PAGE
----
I can tell you how to get her used to jump or anything else without instilling bad habits like stopping to look at them.
Start trotting big circles going along side of ever jump you have. Do not go straight toward an of them. When you do, you are asking her to make the decision whether to stop and look or go forward over them. Just keep going past jumps, both on your right and on your left. 'Leg yield' toward the jump as you go by. DO NOT let her look at them. Teach her to listen to you instead of looking at each jump. DO NOT ride her up to any jump (or anything else for that matter) with the sole purpose of 'showing' her the scary thing. This only reinforces that it is scary and that she should stop and look at everything she questions. You want her to stop trying to look at things out for herself and to start listening to you. You need to be respected enough and she needs to be obedient enough for her do whatever you ask -- including going over any jump.
Horses are 'creatures of habit', not great intellect and reasoning. To stop and look at everything just teaches horses to be fearful and to stop and look at everything.
You can take horses that booger at every jump and in a few rides of leg yielding over past each jump, they just ignore the jumps and travel straight alongside each one, completely ignore them.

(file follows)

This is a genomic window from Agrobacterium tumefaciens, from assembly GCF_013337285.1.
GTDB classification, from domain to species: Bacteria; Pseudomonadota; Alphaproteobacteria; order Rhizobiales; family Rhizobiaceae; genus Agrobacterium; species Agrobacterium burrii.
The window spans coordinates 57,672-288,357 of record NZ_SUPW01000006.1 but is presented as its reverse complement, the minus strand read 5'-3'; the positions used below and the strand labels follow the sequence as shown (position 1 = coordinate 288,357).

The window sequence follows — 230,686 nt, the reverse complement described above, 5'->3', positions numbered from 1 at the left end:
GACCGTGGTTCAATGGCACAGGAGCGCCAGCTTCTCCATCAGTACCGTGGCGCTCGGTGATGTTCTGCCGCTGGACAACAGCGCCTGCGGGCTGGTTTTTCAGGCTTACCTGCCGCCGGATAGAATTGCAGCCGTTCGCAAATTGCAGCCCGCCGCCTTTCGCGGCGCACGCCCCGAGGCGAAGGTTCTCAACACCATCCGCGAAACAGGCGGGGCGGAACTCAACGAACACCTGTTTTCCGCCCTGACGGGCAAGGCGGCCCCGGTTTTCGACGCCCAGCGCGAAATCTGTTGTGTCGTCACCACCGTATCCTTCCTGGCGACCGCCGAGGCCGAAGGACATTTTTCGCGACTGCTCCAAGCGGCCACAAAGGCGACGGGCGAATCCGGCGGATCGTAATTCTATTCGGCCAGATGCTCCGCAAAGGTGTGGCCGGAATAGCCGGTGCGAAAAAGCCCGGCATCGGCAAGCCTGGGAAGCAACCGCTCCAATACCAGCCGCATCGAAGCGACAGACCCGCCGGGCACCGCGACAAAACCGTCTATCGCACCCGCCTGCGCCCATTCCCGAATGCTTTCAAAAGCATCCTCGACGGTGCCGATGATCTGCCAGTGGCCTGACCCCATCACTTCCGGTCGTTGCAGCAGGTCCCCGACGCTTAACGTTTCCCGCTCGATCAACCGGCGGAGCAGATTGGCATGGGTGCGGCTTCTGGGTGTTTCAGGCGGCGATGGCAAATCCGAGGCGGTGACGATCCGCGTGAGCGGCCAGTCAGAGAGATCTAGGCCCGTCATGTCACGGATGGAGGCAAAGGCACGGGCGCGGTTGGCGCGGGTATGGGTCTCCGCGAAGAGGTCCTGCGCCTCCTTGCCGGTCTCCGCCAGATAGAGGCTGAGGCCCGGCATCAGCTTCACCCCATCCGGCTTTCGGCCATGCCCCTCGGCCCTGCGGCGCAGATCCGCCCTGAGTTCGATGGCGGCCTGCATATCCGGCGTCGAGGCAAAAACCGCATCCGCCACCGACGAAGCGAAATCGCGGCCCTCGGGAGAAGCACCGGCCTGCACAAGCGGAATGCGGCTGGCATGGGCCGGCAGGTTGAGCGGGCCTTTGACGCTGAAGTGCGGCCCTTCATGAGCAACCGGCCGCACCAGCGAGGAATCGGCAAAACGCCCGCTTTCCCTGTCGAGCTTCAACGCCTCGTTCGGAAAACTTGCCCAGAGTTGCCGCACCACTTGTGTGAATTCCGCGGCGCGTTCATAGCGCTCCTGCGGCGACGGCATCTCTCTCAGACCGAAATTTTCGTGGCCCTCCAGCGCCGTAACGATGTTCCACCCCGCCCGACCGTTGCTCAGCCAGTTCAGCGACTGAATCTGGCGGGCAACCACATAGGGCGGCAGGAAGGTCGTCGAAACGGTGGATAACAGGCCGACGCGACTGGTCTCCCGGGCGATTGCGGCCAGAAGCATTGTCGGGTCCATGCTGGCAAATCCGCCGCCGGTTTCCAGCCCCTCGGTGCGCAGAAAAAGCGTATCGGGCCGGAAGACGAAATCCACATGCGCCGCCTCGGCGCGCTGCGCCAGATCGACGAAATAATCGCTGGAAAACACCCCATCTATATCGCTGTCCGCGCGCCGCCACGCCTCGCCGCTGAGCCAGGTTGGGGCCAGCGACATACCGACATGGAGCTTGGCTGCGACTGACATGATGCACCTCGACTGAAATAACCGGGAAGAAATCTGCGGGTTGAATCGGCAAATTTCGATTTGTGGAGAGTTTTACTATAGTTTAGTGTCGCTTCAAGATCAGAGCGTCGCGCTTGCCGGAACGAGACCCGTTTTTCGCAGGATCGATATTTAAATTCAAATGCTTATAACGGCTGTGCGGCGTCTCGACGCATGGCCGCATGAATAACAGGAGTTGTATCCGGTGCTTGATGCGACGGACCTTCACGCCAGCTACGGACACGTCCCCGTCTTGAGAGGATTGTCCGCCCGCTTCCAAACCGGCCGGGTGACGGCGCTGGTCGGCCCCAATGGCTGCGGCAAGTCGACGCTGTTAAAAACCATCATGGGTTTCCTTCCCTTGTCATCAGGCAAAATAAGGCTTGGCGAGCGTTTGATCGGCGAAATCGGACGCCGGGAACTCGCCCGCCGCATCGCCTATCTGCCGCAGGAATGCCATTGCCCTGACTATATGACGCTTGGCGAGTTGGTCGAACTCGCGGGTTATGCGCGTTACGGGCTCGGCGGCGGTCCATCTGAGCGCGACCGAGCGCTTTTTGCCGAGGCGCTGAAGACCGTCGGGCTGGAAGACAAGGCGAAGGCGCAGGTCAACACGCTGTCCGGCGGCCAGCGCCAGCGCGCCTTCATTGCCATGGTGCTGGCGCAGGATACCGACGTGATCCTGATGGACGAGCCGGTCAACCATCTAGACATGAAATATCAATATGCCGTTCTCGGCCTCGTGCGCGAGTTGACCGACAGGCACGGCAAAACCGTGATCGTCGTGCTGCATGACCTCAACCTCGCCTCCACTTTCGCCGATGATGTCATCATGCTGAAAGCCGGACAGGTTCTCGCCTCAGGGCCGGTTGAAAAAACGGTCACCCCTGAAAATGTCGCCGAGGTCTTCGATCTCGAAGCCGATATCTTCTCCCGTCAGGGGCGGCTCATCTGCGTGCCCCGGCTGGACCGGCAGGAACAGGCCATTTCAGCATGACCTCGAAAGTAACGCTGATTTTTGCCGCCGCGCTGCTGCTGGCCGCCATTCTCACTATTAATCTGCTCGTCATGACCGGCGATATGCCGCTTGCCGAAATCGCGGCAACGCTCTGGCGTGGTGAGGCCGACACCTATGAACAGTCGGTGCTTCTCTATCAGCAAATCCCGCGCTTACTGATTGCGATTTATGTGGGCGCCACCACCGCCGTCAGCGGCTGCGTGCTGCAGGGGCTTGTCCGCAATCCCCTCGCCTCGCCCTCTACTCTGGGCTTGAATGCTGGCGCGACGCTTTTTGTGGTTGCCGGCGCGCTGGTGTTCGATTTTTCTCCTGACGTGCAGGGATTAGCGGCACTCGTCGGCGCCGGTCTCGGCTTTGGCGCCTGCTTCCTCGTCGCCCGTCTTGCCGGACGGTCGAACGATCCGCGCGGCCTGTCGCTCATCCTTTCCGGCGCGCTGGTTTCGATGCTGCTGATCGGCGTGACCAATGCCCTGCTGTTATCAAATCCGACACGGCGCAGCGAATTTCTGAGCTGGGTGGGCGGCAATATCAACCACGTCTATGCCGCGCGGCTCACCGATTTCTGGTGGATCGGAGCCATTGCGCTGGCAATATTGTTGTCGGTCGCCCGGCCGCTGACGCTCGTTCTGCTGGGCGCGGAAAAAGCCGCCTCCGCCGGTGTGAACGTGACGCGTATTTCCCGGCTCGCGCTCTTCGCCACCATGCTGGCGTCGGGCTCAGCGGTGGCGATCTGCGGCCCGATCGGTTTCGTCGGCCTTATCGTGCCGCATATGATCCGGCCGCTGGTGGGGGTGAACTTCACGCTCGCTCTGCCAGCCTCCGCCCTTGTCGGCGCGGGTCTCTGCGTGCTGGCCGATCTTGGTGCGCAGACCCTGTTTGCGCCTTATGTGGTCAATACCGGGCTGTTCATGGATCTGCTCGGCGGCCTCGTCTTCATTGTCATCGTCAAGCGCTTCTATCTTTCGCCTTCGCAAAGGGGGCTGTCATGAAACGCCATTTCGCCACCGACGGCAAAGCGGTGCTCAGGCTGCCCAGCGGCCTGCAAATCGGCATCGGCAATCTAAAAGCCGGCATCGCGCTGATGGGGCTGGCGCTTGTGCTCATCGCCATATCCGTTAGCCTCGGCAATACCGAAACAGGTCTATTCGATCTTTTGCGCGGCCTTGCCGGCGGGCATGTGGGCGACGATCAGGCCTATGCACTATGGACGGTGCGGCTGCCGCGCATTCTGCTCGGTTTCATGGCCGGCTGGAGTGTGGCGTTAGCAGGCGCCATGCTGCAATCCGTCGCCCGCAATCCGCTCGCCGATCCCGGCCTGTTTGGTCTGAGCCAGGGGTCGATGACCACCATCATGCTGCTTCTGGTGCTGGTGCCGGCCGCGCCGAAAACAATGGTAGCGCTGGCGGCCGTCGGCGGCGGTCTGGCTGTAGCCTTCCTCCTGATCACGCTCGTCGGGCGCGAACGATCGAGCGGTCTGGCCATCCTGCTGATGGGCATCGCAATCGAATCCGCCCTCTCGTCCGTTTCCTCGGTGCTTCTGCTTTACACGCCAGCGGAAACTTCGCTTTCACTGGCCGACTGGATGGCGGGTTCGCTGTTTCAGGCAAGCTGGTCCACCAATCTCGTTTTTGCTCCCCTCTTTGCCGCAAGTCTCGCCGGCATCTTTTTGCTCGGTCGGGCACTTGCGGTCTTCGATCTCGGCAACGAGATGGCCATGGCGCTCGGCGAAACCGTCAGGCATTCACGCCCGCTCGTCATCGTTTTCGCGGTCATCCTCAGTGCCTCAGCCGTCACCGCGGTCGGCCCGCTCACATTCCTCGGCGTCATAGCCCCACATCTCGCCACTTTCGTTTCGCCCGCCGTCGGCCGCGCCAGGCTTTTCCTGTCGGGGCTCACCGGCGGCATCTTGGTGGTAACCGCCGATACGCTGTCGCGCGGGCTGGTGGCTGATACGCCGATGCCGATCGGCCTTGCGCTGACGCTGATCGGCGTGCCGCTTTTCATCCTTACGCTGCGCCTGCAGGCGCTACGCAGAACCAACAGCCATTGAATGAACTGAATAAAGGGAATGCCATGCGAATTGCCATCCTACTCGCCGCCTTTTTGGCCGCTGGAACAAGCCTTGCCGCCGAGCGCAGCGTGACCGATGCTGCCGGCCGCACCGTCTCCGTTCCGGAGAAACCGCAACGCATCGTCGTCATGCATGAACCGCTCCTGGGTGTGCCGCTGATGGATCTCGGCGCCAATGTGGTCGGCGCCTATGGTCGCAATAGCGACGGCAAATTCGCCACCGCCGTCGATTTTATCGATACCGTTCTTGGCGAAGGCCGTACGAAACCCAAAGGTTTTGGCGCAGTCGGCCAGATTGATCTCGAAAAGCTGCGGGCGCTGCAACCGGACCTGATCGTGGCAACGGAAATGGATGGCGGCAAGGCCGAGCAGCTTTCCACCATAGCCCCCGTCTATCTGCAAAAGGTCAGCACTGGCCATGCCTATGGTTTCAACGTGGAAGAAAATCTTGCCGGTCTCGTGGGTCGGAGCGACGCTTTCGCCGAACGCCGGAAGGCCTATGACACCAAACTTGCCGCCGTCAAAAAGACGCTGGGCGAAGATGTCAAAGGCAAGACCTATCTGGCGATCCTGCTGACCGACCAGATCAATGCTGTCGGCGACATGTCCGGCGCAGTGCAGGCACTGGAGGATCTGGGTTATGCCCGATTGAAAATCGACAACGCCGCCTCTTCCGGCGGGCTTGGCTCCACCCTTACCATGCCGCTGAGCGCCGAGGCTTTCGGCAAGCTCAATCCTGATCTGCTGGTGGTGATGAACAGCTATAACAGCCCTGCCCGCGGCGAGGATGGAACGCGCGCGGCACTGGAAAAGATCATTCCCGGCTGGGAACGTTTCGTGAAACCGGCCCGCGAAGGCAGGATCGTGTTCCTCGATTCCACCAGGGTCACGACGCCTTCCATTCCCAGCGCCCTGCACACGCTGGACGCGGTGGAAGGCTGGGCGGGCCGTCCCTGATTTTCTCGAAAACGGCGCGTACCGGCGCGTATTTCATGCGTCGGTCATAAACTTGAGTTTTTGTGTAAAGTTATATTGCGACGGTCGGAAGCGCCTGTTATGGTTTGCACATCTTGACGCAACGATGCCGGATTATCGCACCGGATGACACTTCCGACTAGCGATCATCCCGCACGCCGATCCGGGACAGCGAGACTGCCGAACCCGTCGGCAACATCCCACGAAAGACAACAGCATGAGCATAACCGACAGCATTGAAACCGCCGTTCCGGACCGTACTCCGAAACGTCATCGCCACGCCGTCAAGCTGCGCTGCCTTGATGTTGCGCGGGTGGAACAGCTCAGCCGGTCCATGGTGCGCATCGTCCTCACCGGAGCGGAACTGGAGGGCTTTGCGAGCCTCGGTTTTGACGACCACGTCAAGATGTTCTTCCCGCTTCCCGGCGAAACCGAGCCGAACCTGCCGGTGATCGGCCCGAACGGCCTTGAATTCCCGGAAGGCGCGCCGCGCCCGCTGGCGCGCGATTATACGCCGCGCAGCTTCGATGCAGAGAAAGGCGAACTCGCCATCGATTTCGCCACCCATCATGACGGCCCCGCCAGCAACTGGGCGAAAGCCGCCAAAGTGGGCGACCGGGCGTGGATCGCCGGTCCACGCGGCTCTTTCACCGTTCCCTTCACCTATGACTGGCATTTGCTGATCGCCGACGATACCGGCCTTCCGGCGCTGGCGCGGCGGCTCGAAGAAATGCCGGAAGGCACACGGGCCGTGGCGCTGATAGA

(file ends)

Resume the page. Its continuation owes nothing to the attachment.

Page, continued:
You can move and change the appearance of the jumps by leaning stuff against them and throwing blankets and pads over them. ONLY when a horse is completely solid for going past any and every 'new' jump, is the horse ready to go over them. ONLY when the horse goes forward in a straight line and stays obediently between the rider's legs and reins is the horse ready to go forward over any jumps.
When the horse is obedient to everything the rider asks, start jumping by trotting over crossed rails. I like to lean tires against and throw blankets over crossed rails before going on to anything else.
Read the 'sticky' article I wrote on Training A Fearless Trail Horse. Everything in it applies to making a fearless jumper. This is how we train a fearless trail horse!
If it were me, I would do all of the above before you get a trainer. This foundation will make everything you do afterward MUCH easier to get done. Your horse will be a lot better broke. Every horse needs to be obedient to the rider's reins and legs and needs to go forward when told. Everything new thing comes a lot easier after that.